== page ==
Do you have adrenal insufficiency?

I’m going to do a little experiment. If you or a family member has adrenal insufficiency, would you be willing to post a comment and say why you have AI? I believe there are at least 60 reasons a person could be adrenal insufficient, and it would be interesting to see how many representatives of each of these reasons we could have post.

With Annie, we never discovered why she had primary Addison’s, because she had no adrenal cortex antibodies. Her autopsy report showed that she had something wrong with her pancreas, too, as it was mostly fatty tissue. But again, so far, we don’t know what caused that, or the Addison’s.

The thing I think is important, though, is that no matter what caused a person’s adrenal insufficiency, the effects on a person’s life are very similar. So although there may be many different disease processes that cause AI, the daily struggles in keeping your body running well on supplemental steroids are quite similar.

Who wants to go first?



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28 Comments on “Do you have adrenal insufficiency?

  1. No one knows why I have it. I could be primary or secondary. Test results indicate Primary, an MRI with contrast indicates secondary.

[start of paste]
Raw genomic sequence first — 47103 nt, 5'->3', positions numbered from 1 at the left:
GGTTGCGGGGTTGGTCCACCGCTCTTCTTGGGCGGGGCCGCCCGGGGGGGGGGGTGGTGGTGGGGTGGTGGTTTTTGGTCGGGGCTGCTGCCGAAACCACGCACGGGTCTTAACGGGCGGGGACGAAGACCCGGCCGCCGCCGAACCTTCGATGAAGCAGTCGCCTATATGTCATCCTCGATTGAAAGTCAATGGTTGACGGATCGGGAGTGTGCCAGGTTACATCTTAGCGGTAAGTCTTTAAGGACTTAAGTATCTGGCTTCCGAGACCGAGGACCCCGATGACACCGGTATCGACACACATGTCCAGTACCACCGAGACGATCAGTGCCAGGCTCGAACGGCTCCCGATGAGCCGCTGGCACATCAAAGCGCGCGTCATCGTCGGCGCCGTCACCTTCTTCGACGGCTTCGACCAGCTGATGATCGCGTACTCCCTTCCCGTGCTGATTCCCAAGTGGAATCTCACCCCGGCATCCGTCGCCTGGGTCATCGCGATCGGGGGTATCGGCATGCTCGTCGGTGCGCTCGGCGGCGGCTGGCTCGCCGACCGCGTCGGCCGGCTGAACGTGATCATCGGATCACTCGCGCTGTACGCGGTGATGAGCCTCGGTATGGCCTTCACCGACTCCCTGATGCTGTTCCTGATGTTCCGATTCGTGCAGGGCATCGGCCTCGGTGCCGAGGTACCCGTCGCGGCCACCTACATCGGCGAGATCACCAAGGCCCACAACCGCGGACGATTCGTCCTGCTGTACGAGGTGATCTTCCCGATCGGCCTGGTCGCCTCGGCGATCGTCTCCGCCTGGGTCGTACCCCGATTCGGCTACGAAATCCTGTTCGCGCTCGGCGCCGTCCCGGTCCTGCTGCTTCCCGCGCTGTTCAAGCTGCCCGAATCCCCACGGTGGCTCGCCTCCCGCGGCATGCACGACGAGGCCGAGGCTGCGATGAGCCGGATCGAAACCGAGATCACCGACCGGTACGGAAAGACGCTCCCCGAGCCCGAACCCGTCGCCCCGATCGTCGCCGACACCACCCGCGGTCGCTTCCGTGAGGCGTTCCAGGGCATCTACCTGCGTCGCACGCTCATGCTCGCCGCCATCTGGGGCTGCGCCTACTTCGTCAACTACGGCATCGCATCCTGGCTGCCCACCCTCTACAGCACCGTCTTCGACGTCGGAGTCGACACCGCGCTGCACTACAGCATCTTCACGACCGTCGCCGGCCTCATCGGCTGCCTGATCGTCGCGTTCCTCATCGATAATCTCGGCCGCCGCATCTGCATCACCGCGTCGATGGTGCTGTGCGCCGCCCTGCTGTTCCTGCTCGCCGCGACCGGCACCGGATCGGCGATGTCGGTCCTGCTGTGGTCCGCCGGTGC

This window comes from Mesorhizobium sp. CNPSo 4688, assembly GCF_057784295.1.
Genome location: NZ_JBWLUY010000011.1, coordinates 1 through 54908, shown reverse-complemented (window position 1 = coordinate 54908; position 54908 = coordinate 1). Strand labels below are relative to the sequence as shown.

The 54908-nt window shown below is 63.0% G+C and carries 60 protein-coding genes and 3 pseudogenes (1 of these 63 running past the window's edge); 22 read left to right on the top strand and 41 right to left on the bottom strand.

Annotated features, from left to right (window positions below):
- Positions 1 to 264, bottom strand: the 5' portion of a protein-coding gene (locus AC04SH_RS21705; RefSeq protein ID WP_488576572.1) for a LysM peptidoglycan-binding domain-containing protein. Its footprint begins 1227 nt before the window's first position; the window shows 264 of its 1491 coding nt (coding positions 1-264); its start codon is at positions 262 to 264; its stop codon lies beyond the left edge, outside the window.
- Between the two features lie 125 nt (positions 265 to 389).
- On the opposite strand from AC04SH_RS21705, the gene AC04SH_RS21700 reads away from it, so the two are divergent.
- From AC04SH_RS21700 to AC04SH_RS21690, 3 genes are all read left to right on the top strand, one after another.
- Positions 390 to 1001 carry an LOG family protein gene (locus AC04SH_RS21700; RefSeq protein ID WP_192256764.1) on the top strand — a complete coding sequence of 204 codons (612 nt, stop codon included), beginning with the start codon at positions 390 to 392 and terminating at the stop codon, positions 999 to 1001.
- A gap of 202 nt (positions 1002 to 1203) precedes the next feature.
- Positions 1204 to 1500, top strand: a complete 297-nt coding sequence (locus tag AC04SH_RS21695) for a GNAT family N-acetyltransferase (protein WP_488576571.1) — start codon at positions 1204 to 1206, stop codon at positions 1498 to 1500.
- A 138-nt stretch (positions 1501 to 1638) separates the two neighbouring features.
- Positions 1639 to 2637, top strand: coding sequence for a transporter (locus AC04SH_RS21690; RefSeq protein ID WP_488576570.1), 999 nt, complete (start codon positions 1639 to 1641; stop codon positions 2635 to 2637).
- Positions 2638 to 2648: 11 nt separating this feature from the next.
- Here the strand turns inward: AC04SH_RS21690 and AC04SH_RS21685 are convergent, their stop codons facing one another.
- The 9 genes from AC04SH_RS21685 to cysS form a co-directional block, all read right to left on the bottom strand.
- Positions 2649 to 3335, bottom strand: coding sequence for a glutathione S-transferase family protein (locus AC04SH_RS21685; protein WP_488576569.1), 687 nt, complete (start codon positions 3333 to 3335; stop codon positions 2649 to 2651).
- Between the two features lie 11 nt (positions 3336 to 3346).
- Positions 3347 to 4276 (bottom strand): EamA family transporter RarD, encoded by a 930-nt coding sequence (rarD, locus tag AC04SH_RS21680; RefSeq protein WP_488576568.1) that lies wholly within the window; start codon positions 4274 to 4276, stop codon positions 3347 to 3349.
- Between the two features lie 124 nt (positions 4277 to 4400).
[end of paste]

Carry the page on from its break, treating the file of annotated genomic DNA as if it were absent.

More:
Often if an autoimmune attack is not happening at the time of the blood draw or if the tissue is destroyed, the test for antibodies will be negative. Additionally, the right antibody test has to be done. I only had one antibody test done, not both.

    I also believe supraphysiologic doses of steroids can suppress autoimmune markers.


  2. That is all very interesting. I didn’t know about different kinds of antibody tests. I don’t know which one Annie had. And, it does stand to reason that higher steroid doses than your body normally produces might affect the results. Hmmm.

    I need to research that more, because my concern is always for the rest of her siblings–are they more susceptible to getting her type of AI?

    Thanks for posting, Dusty. And to anyone else–Dusty’s website, Addison’s Support, is a gold mine of information–see the link on my blog roll.

  3. Jean,

    Thanks for the shout out!

    Definitely research anything I say because I usually just remember the gist of things and lose the details. I wish I could blame it on AI but I think it’s just age!

    As far as the heredity bit goes, what I understand it that autoimmune disease in general is hereditary and it runs in families but not AI specifically. Do you have grandparents, aunts and uncles, cousins who died of mysterious causes? A lot of us think that those were undiagnosed autoimmune diseases.

    🙂 Dusty (Forum) (blog)

  4. I am 56 and have adrenal insufficiency probably from long tern cortisone use. i wonder though as the symptoms have been there since I started on cortisone over 30 years ago. I’ve never really been able to wean off it as others did; I would always get sick. Today I am on cortef for good.